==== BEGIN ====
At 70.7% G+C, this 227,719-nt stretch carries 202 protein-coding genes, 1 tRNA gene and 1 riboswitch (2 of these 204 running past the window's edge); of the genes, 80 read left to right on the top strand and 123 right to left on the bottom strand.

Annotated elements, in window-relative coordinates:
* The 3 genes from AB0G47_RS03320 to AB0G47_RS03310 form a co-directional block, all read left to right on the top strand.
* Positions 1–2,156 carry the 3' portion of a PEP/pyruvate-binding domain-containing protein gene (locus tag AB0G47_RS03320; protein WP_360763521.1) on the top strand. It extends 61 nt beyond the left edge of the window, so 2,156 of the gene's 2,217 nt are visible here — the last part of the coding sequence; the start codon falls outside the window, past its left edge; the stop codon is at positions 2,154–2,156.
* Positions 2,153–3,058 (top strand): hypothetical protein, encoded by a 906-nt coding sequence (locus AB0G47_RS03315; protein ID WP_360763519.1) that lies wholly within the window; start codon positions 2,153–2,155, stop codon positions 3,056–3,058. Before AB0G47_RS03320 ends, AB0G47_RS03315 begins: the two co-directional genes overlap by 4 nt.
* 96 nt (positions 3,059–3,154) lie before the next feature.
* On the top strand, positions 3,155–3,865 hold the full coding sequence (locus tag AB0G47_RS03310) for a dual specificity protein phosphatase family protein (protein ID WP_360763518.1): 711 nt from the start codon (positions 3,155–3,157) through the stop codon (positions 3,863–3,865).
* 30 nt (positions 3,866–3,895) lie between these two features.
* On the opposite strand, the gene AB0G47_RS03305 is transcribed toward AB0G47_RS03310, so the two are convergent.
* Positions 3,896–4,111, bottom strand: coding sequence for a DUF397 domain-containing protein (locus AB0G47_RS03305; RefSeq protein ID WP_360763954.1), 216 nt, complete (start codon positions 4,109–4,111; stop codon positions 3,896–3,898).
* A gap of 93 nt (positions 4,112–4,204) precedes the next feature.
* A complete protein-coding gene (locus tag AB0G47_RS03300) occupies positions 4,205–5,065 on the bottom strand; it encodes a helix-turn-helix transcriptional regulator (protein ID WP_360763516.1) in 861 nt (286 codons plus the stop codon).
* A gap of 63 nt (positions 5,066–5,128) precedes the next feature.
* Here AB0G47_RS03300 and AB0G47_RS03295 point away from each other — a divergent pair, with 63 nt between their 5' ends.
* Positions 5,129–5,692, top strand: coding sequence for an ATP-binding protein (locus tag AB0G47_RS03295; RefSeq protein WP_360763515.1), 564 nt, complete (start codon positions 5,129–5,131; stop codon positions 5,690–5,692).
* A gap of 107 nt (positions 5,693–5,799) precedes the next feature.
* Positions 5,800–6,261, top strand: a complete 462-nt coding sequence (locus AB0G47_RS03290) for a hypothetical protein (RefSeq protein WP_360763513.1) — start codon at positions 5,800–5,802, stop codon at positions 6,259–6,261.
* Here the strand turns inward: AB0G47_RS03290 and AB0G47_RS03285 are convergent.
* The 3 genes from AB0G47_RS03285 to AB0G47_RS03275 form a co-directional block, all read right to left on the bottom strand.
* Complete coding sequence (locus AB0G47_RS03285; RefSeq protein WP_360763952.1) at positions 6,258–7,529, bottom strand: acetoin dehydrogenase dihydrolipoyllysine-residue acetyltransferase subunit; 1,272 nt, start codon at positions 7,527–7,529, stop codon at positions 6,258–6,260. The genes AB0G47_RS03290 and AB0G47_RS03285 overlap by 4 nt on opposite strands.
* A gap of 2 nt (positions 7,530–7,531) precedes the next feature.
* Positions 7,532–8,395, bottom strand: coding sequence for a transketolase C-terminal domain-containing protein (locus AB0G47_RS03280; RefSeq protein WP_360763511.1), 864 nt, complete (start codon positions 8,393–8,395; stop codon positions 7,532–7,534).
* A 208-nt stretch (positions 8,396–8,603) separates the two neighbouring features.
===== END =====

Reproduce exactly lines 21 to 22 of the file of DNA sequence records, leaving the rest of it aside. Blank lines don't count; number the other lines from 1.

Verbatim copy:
* A gap of 2 nt (positions 7,530–7,531) precedes the next feature.
* Positions 7,532–8,395, bottom strand: coding sequence for a transketolase C-terminal domain-containing protein (locus AB0G47_RS03280; RefSeq protein WP_360763511.1), 864 nt, complete (start codon positions 8,393–8,395; stop codon positions 7,532–7,534).